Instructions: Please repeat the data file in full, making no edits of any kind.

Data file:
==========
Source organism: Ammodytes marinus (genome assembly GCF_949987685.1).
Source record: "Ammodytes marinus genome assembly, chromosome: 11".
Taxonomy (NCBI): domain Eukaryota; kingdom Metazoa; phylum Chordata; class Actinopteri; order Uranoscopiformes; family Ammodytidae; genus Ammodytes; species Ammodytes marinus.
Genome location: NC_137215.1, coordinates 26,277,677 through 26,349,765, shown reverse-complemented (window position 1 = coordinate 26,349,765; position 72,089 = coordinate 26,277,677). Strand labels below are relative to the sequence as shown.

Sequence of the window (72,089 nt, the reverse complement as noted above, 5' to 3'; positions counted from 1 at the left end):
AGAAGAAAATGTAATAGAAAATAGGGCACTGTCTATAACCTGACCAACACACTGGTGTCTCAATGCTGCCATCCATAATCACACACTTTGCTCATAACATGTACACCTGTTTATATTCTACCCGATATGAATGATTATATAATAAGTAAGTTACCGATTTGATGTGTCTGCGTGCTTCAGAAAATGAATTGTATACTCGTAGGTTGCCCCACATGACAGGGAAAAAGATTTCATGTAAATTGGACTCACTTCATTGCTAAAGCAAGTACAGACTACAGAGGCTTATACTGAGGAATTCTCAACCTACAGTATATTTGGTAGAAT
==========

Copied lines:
Source organism: Ammodytes marinus (genome assembly GCF_949987685.1).
Source record: "Ammodytes marinus genome assembly, chromosome: 11".
Taxonomy (NCBI): domain Eukaryota; kingdom Metazoa; phylum Chordata; class Actinopteri; order Uranoscopiformes; family Ammodytidae; genus Ammodytes; species Ammodytes marinus.
Genome location: NC_137215.1, coordinates 26,277,677 through 26,349,765, shown reverse-complemented (window position 1 = coordinate 26,349,765; position 72,089 = coordinate 26,277,677). Strand labels below are relative to the sequence as shown.

Sequence of the window (72,089 nt, the reverse complement as noted above, 5' to 3'; positions counted from 1 at the left end):
AGAAGAAAATGTAATAGAAAATAGGGCACTGTCTATAACCTGACCAACACACTGGTGTCTCAATGCTGCCATCCATAATCACACACTTTGCTCATAACATGTACACCTGTTTATATTCTACCCGATATGAATGATTATATAATAAGTAAGTTACCGATTTGATGTGTCTGCGTGCTTCAGAAAATGAATTGTATACTCGTAGGTTGCCCCACATGACAGGGAAAAAGATTTCATGTAAATTGGACTCACTTCATTGCTAAAGCAAGTACAGACTACAGAGGCTTATACTGAGGAATTCTCAACCTACAGTATATTTGGTAGAAT